How are the cows that produce milk for Immunocal fed, and are they given any hormones?


Here is some information about our dairy herd from our VP of Research and Development, Mr. John Molson:

Dairy Herd and Milk Info

Our supplier, a very large reputable dairy in the United States, specializes in bioactive whey protein concentrate. They have 284,000 cows, most of whom (greater than 98%, in fact) are Holsteins. They are milked on a 305 day lactation cycle during which each cow will produce approximately 19,000 pounds of milk, or over 80 pounds of milk per cow per day. Most dairy herds are milked twice a day in traditional herringbone style milking sheds. Some of the new milking sheds are the rotary type which allow one person to milk up to 200 cows per hour. There cows are fed at a rate of about 60 pounds of feed per cow per day in order to maintain this production. About 50% of their feed consists of dry hay and alfalfa and the balance is made up of nutritious grains such as corn and soy. Some farmers feed their cows corn silage.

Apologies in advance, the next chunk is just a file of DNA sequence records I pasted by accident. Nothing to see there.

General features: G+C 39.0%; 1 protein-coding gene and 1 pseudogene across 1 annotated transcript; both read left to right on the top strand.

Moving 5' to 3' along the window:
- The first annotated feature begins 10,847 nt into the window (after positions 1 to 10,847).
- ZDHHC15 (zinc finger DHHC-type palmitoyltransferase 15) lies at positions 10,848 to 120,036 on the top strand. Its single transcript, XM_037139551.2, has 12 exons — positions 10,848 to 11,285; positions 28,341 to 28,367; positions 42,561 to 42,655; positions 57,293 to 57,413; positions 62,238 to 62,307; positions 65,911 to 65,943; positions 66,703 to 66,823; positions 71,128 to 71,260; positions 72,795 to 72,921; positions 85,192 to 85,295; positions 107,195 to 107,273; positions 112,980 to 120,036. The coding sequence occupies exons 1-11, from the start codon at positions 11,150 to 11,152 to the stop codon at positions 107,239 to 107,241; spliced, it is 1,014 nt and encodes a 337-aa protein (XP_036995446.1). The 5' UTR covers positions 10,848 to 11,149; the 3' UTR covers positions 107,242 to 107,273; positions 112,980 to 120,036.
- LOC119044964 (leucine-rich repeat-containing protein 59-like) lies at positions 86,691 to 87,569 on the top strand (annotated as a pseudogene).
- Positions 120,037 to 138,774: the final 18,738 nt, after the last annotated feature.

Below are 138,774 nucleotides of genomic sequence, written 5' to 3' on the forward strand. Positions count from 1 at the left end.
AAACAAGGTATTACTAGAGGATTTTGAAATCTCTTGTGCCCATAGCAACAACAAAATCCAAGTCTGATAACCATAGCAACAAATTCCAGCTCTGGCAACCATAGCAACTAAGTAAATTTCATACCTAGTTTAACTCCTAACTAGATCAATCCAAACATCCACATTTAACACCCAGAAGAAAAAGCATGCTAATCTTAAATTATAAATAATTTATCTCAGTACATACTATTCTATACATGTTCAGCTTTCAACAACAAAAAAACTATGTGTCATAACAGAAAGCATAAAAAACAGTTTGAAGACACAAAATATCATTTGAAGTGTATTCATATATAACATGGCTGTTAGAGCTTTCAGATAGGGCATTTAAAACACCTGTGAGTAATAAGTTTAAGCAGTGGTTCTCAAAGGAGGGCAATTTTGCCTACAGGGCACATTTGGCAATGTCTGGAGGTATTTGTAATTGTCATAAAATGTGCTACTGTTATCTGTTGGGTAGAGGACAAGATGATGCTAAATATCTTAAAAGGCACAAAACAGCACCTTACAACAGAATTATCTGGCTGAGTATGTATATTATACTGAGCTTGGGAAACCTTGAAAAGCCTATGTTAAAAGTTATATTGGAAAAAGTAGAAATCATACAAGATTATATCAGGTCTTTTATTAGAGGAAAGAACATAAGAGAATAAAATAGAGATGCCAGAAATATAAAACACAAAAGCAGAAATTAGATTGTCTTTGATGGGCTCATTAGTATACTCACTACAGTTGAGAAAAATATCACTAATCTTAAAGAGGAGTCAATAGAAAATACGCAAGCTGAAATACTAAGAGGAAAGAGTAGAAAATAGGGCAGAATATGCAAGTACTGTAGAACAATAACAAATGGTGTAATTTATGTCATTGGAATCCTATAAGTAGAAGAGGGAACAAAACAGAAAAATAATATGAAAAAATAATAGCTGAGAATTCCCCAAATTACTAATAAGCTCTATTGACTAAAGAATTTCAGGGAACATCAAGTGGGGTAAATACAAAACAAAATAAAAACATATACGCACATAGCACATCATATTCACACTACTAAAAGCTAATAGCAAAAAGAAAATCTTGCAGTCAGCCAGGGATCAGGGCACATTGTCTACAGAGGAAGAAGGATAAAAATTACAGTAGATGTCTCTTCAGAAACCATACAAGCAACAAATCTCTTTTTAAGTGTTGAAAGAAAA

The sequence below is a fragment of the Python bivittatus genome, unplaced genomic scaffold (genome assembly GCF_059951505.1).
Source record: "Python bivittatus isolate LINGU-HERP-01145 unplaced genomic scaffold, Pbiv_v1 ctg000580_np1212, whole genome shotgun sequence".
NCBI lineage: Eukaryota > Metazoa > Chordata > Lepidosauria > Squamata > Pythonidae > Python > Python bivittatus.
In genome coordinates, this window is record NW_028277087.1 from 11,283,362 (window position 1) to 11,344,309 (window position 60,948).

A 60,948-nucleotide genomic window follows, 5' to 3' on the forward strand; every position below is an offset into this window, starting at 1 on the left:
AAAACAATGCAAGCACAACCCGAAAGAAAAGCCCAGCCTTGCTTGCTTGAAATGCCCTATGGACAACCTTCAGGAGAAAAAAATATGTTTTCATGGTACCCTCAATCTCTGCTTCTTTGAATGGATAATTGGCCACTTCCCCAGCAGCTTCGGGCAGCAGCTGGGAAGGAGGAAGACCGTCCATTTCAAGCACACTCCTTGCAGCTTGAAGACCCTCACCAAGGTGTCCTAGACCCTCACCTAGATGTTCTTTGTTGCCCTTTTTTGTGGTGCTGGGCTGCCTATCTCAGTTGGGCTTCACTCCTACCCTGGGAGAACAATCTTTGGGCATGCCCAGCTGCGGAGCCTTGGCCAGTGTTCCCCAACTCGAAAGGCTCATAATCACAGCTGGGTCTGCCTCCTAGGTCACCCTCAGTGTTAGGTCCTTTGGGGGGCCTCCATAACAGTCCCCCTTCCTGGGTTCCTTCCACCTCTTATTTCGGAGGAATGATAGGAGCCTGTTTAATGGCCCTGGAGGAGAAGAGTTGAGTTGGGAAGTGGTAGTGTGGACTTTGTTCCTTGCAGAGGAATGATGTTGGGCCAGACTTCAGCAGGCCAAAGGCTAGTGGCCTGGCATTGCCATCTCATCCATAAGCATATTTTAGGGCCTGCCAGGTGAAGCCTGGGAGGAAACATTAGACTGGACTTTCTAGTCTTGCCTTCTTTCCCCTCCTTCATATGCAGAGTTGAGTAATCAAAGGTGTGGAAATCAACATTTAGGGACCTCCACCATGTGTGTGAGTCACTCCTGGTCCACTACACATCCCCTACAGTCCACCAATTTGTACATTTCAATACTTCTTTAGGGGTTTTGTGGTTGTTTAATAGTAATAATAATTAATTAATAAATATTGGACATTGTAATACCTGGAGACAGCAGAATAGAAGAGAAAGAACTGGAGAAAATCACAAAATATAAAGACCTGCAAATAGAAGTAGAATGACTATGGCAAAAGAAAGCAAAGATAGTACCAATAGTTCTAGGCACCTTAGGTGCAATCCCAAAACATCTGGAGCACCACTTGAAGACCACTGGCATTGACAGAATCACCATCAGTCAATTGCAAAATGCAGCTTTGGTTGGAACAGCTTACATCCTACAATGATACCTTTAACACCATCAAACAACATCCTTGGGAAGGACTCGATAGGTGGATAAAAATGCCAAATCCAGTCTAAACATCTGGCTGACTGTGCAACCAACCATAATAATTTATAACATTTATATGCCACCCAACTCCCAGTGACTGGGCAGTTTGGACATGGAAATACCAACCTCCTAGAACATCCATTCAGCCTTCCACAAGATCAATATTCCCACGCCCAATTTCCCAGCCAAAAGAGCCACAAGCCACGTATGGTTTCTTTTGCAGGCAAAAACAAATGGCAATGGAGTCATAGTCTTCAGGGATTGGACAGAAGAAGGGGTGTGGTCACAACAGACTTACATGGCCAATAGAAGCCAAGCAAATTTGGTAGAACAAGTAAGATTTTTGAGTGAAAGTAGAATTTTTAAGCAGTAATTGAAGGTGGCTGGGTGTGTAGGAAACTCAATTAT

A full range of tests is carried out prior to milk reception at the plant including tests for Betalactam inhibitors (first and second generation penicillin antibiotics), Amoxicillin, Ampicillin, Ceftiofur, Cephapirin, Gloxacillin, Hetacillin and Penicillin). There is also random inhibitor screening for sulfonamides, macrolides, aminoglycosides, and tetracyclines. In addition, the FDA (food and drug inspectors) perform random screening for all families of drug residues on individual milk suppliers.

Further no hormones or growth enhancing substances are used.


John Molson,VP, R&D, Immunotec, Inc.

You can order Immunocal here.

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